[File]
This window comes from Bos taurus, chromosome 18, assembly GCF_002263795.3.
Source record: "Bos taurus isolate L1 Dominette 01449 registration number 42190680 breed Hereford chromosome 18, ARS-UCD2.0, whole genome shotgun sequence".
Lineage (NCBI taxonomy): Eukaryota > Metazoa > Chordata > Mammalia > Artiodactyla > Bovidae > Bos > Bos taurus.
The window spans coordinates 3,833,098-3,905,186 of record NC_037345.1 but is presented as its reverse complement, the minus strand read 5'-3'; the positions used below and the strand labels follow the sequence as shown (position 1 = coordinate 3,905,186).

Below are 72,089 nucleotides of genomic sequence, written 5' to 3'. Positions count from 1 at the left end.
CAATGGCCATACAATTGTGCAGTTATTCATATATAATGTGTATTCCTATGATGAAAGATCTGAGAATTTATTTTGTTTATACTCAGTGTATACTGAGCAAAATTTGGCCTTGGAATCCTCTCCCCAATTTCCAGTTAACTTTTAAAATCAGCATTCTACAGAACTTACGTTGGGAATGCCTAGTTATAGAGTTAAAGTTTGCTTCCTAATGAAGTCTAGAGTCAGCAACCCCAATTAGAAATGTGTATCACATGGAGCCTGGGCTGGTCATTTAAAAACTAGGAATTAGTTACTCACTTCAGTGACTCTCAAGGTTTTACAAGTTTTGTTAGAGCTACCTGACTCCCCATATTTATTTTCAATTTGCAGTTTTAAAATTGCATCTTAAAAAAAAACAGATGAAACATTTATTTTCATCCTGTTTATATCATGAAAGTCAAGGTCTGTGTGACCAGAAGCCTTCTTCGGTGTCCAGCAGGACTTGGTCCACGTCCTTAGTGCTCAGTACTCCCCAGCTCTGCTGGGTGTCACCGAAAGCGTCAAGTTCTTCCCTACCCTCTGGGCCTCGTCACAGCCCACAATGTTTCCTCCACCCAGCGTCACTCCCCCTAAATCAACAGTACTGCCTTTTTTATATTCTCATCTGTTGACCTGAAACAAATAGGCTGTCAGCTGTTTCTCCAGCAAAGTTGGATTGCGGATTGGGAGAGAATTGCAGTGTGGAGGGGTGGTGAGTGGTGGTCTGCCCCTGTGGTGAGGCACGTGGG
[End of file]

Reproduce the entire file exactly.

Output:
This window comes from Bos taurus, chromosome 18, assembly GCF_002263795.3.
Source record: "Bos taurus isolate L1 Dominette 01449 registration number 42190680 breed Hereford chromosome 18, ARS-UCD2.0, whole genome shotgun sequence".
Lineage (NCBI taxonomy): Eukaryota > Metazoa > Chordata > Mammalia > Artiodactyla > Bovidae > Bos > Bos taurus.
The window spans coordinates 3,833,098-3,905,186 of record NC_037345.1 but is presented as its reverse complement, the minus strand read 5'-3'; the positions used below and the strand labels follow the sequence as shown (position 1 = coordinate 3,905,186).

Below are 72,089 nucleotides of genomic sequence, written 5' to 3'. Positions count from 1 at the left end.
CAATGGCCATACAATTGTGCAGTTATTCATATATAATGTGTATTCCTATGATGAAAGATCTGAGAATTTATTTTGTTTATACTCAGTGTATACTGAGCAAAATTTGGCCTTGGAATCCTCTCCCCAATTTCCAGTTAACTTTTAAAATCAGCATTCTACAGAACTTACGTTGGGAATGCCTAGTTATAGAGTTAAAGTTTGCTTCCTAATGAAGTCTAGAGTCAGCAACCCCAATTAGAAATGTGTATCACATGGAGCCTGGGCTGGTCATTTAAAAACTAGGAATTAGTTACTCACTTCAGTGACTCTCAAGGTTTTACAAGTTTTGTTAGAGCTACCTGACTCCCCATATTTATTTTCAATTTGCAGTTTTAAAATTGCATCTTAAAAAAAAACAGATGAAACATTTATTTTCATCCTGTTTATATCATGAAAGTCAAGGTCTGTGTGACCAGAAGCCTTCTTCGGTGTCCAGCAGGACTTGGTCCACGTCCTTAGTGCTCAGTACTCCCCAGCTCTGCTGGGTGTCACCGAAAGCGTCAAGTTCTTCCCTACCCTCTGGGCCTCGTCACAGCCCACAATGTTTCCTCCACCCAGCGTCACTCCCCCTAAATCAACAGTACTGCCTTTTTTATATTCTCATCTGTTGACCTGAAACAAATAGGCTGTCAGCTGTTTCTCCAGCAAAGTTGGATTGCGGATTGGGAGAGAATTGCAGTGTGGAGGGGTGGTGAGTGGTGGTCTGCCCCTGTGGTGAGGCACGTGGG